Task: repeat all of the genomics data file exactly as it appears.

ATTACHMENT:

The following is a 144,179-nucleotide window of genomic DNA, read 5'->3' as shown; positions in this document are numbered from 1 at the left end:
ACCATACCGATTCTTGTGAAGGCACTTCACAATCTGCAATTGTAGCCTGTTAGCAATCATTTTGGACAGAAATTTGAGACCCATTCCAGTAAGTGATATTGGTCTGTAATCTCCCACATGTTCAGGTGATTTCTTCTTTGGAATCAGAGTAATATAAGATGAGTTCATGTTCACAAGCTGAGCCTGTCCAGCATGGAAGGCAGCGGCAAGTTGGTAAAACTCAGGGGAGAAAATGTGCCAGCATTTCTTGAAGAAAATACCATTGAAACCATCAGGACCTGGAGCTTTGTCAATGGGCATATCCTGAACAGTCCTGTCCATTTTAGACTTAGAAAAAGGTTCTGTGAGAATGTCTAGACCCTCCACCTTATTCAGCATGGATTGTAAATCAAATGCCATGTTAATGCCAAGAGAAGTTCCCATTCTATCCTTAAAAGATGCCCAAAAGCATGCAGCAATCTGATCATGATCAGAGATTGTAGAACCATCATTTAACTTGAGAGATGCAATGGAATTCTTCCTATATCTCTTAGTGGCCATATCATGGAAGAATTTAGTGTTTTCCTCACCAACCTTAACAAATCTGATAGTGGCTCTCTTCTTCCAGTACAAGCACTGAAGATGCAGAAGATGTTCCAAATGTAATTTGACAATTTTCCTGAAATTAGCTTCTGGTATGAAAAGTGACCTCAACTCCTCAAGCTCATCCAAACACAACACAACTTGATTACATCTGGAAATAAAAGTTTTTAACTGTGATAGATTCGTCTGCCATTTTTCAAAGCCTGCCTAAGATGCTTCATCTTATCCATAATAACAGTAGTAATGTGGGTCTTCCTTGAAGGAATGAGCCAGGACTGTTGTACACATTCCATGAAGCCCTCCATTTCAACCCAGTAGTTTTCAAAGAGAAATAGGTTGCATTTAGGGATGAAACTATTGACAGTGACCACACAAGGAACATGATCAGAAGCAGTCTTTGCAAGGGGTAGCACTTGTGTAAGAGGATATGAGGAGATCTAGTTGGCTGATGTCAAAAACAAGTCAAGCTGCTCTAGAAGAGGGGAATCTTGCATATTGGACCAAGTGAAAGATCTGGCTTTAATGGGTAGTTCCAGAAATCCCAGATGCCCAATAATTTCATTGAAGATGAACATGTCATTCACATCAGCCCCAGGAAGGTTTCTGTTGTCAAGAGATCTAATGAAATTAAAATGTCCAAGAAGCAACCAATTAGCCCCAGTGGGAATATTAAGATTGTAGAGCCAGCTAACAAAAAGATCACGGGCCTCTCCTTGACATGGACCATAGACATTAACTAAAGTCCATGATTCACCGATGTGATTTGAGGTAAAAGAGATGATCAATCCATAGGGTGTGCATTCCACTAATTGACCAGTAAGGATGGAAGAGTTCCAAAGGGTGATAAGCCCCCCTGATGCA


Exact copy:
The following is a 144,179-nucleotide window of genomic DNA, read 5'->3' as shown; positions in this document are numbered from 1 at the left end:
ACCATACCGATTCTTGTGAAGGCACTTCACAATCTGCAATTGTAGCCTGTTAGCAATCATTTTGGACAGAAATTTGAGACCCATTCCAGTAAGTGATATTGGTCTGTAATCTCCCACATGTTCAGGTGATTTCTTCTTTGGAATCAGAGTAATATAAGATGAGTTCATGTTCACAAGCTGAGCCTGTCCAGCATGGAAGGCAGCGGCAAGTTGGTAAAACTCAGGGGAGAAAATGTGCCAGCATTTCTTGAAGAAAATACCATTGAAACCATCAGGACCTGGAGCTTTGTCAATGGGCATATCCTGAACAGTCCTGTCCATTTTAGACTTAGAAAAAGGTTCTGTGAGAATGTCTAGACCCTCCACCTTATTCAGCATGGATTGTAAATCAAATGCCATGTTAATGCCAAGAGAAGTTCCCATTCTATCCTTAAAAGATGCCCAAAAGCATGCAGCAATCTGATCATGATCAGAGATTGTAGAACCATCATTTAACTTGAGAGATGCAATGGAATTCTTCCTATATCTCTTAGTGGCCATATCATGGAAGAATTTAGTGTTTTCCTCACCAACCTTAACAAATCTGATAGTGGCTCTCTTCTTCCAGTACAAGCACTGAAGATGCAGAAGATGTTCCAAATGTAATTTGACAATTTTCCTGAAATTAGCTTCTGGTATGAAAAGTGACCTCAACTCCTCAAGCTCATCCAAACACAACACAACTTGATTACATCTGGAAATAAAAGTTTTTAACTGTGATAGATTCGTCTGCCATTTTTCAAAGCCTGCCTAAGATGCTTCATCTTATCCATAATAACAGTAGTAATGTGGGTCTTCCTTGAAGGAATGAGCCAGGACTGTTGTACACATTCCATGAAGCCCTCCATTTCAACCCAGTAGTTTTCAAAGAGAAATAGGTTGCATTTAGGGATGAAACTATTGACAGTGACCACACAAGGAACATGATCAGAAGCAGTCTTTGCAAGGGGTAGCACTTGTGTAAGAGGATATGAGGAGATCTAGTTGGCTGATGTCAAAAACAAGTCAAGCTGCTCTAGAAGAGGGGAATCTTGCATATTGGACCAAGTGAAAGATCTGGCTTTAATGGGTAGTTCCAGAAATCCCAGATGCCCAATAATTTCATTGAAGATGAACATGTCATTCACATCAGCCCCAGGAAGGTTTCTGTTGTCAAGAGATCTAATGAAATTAAAATGTCCAAGAAGCAACCAATTAGCCCCAGTGGGAATATTAAGATTGTAGAGCCAGCTAACAAAAAGATCACGGGCCTCTCCTTGACATGGACCATAGACATTAACTAAAGTCCATGATTCACCGATGTGATTTGAGGTAAAAGAGATGATCAATCCATAGGGTGTGCATTCCACTAATTGACCAGTAAGGATGGAAGAGTTCCAAAGGGTGATAAGCCCCCCTGATGCA